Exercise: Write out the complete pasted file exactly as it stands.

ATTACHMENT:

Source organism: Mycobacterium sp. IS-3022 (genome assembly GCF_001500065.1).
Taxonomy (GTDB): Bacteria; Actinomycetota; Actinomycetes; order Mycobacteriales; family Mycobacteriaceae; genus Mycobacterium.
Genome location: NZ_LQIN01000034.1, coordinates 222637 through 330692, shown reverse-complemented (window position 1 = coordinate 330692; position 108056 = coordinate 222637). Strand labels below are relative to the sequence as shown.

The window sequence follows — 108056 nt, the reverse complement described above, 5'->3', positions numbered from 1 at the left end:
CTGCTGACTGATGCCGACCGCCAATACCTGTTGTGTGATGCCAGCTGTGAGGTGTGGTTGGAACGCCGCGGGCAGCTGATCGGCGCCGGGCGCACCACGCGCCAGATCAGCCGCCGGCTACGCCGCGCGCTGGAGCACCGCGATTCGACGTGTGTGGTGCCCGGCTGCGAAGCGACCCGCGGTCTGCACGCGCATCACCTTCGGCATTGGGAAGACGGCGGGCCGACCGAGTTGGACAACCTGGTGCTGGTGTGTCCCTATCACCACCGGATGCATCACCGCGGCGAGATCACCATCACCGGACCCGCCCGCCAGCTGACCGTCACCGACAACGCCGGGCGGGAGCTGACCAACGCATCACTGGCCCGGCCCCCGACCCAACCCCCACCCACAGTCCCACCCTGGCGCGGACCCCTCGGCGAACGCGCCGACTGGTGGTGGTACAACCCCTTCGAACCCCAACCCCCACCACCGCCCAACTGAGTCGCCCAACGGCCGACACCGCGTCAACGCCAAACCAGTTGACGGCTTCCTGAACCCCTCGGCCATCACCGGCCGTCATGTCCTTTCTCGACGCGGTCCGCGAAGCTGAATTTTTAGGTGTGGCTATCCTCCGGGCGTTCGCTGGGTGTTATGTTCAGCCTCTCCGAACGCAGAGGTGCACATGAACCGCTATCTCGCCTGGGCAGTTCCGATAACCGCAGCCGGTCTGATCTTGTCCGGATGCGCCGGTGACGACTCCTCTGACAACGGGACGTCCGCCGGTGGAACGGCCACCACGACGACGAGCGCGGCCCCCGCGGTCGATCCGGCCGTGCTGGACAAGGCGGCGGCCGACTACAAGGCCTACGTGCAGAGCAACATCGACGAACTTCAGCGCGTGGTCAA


Source organism: Mycobacterium sp. IS-3022 (genome assembly GCF_001500065.1).
Taxonomy (GTDB): Bacteria; Actinomycetota; Actinomycetes; order Mycobacteriales; family Mycobacteriaceae; genus Mycobacterium.
Genome location: NZ_LQIN01000034.1, coordinates 222637 through 330692, shown reverse-complemented (window position 1 = coordinate 330692; position 108056 = coordinate 222637). Strand labels below are relative to the sequence as shown.

The window sequence follows — 108056 nt, the reverse complement described above, 5'->3', positions numbered from 1 at the left end:
CTGCTGACTGATGCCGACCGCCAATACCTGTTGTGTGATGCCAGCTGTGAGGTGTGGTTGGAACGCCGCGGGCAGCTGATCGGCGCCGGGCGCACCACGCGCCAGATCAGCCGCCGGCTACGCCGCGCGCTGGAGCACCGCGATTCGACGTGTGTGGTGCCCGGCTGCGAAGCGACCCGCGGTCTGCACGCGCATCACCTTCGGCATTGGGAAGACGGCGGGCCGACCGAGTTGGACAACCTGGTGCTGGTGTGTCCCTATCACCACCGGATGCATCACCGCGGCGAGATCACCATCACCGGACCCGCCCGCCAGCTGACCGTCACCGACAACGCCGGGCGGGAGCTGACCAACGCATCACTGGCCCGGCCCCCGACCCAACCCCCACCCACAGTCCCACCCTGGCGCGGACCCCTCGGCGAACGCGCCGACTGGTGGTGGTACAACCCCTTCGAACCCCAACCCCCACCACCGCCCAACTGAGTCGCCCAACGGCCGACACCGCGTCAACGCCAAACCAGTTGACGGCTTCCTGAACCCCTCGGCCATCACCGGCCGTCATGTCCTTTCTCGACGCGGTCCGCGAAGCTGAATTTTTAGGTGTGGCTATCCTCCGGGCGTTCGCTGGGTGTTATGTTCAGCCTCTCCGAACGCAGAGGTGCACATGAACCGCTATCTCGCCTGGGCAGTTCCGATAACCGCAGCCGGTCTGATCTTGTCCGGATGCGCCGGTGACGACTCCTCTGACAACGGGACGTCCGCCGGTGGAACGGCCACCACGACGACGAGCGCGGCCCCCGCGGTCGATCCGGCCGTGCTGGACAAGGCGGCGGCCGACTACAAGGCCTACGTGCAGAGCAACATCGACGAACTTCAGCGCGTGGTCAA